Friday, January 29, 2010

Travel by train - the countryside

Being a transport corridor, for cars, trucks and trains, this trip struggles to show off the diverse natural beauty of Australia.

The relative size of the two states is brought home by this journey, two-thirds of which is spent crossing half of NSW, and the other third crossing the entirety of Victoria, which is still considerably more parched than NSW.

Some of the strange light and colours in these photos are reflections from the inside of the carriage.


altadenahiker said...

The one that really captures my eye is upper right in the set of six. Roads like that are a story to me. Those look like oak trees.

Julie said...

Yes, me too, a story. I might even take that one over to my Riff blog and work on it.

Devilishly hard to take photos like this out of a speeding train. I kept seeing this sort of scene and so sat and waited for anothery. A lot of colour adjustment to counter the tinted windows ...

Joan Elizabeth said...

Now where did my comment go ... must have missed hitting the send key or something.

Was saying something like, I know how hard it is to get decent photos from a train but that doesn't stop me wanting to go on another ride.

I didn't know you were training it to Melbourne, was delighted to discover that you did. Isn't the country looking lovely again after the recent rains.

Julie said...

Not as lush as I was sort of expecting, Joan. Last time I went down (except by plane) was when I drove in 2004 down to a wedding. Then, if I recall, ALL NSW was green tipped. This time it wasn't. From about Goulburn down, it was much dryer. Not as dry as Victoria but dryer than I expected. There is fodder, but it is all dry wire-grass.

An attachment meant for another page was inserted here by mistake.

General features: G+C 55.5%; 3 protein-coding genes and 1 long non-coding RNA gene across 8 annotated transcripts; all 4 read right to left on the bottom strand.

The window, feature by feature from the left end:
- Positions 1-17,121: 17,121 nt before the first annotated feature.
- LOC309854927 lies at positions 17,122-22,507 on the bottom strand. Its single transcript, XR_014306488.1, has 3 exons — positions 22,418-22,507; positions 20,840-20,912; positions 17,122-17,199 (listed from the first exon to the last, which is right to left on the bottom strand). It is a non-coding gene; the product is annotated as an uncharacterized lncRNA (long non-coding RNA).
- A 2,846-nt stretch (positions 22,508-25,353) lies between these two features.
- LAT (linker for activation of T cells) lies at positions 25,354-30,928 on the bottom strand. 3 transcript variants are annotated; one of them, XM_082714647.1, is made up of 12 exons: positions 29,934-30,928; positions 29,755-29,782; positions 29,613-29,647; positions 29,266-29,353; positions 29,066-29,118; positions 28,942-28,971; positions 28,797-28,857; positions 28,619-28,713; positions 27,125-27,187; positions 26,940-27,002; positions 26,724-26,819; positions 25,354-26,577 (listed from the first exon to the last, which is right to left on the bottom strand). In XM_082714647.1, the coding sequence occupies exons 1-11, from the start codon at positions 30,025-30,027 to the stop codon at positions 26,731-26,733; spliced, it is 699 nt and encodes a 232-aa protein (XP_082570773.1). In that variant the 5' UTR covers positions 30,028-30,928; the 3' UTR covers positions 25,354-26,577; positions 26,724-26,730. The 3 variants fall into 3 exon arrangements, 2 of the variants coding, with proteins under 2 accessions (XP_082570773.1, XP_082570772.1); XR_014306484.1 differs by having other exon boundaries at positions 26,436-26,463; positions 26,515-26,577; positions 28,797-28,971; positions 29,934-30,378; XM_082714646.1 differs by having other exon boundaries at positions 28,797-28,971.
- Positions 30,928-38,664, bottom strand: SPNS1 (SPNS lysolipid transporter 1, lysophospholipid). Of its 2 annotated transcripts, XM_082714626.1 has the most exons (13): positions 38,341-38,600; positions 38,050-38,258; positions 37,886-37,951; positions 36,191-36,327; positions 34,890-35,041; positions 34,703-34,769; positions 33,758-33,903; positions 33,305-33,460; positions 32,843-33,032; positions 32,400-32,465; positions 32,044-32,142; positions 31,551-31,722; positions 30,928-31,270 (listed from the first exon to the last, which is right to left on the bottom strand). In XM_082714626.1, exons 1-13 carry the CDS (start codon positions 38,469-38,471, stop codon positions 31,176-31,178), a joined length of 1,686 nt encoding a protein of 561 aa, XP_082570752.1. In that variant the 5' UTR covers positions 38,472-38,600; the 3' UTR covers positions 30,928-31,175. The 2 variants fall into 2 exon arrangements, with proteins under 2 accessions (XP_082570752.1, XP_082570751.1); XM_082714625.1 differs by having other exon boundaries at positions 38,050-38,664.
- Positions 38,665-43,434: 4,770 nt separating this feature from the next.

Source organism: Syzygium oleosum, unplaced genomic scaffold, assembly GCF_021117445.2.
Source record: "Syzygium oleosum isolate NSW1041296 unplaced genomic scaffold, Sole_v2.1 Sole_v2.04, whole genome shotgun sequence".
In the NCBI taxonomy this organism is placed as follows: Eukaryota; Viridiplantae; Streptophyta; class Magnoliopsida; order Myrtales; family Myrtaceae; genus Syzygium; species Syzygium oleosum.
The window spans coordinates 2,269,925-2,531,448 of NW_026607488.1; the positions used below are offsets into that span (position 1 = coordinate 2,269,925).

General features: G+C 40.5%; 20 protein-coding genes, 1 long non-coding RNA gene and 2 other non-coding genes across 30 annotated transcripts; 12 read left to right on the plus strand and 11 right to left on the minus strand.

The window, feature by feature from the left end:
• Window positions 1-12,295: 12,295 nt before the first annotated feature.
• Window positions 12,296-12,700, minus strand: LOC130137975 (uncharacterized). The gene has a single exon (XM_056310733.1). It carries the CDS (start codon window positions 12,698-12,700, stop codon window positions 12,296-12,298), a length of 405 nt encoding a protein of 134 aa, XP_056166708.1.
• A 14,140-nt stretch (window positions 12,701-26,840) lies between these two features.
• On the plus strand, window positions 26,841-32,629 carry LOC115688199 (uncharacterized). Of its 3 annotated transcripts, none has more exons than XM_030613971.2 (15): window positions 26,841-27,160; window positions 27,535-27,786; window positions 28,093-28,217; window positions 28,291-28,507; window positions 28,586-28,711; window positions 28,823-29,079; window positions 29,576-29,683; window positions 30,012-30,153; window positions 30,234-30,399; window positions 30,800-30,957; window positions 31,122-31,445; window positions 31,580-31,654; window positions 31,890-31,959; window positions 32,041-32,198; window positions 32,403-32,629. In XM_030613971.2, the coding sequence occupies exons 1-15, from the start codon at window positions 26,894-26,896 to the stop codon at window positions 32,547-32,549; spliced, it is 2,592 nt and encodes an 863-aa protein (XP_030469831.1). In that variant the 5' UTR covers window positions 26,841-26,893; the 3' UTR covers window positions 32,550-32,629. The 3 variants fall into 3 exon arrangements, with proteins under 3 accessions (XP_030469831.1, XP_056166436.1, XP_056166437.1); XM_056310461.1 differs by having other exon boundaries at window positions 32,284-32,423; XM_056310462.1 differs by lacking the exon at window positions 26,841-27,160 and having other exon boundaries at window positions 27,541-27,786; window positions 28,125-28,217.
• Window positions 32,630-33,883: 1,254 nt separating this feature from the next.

I will go on another train trip. Very relaxing way to go. I got one book red, and another 75% done.

Julie said...

Karin (AH), meant to comment to you that I would be surprised if they are oak trees in the paddock. My best guess is a variety of Eucalypt, maybe an ironbark.

Julie said...

The line of trees along the road are Poplars.

freefalling said...

I LOVE the strange light and reflections in the photos - especially the last one - gives them a 'other-worldly' feel - a bit picnic at hanging rock'ish.
You can understand why human beings are drawn to water (apart from the obvious benefit of not dying) - the blue of the river is so striking and mesmerizing against the landscape.
Which river is that? It would have to be a NSW one.
I LOVE the photos - looks so much like the landscape around these parts - makes my heart feel happy.

Julie said...

Phew, thought I was going to have to say this was the Nepean River! You may or may not know that Joan and I have "history" re this river.

However, when I look at the map I don't think it is the N.. n.. - that river.

All I could remember was that it was early into the trip and the order of the images confirmed that. I had thought it to be about Moss Vale - which would make it the Wingecarribee River.


Joan Elizabeth said...

*big grin*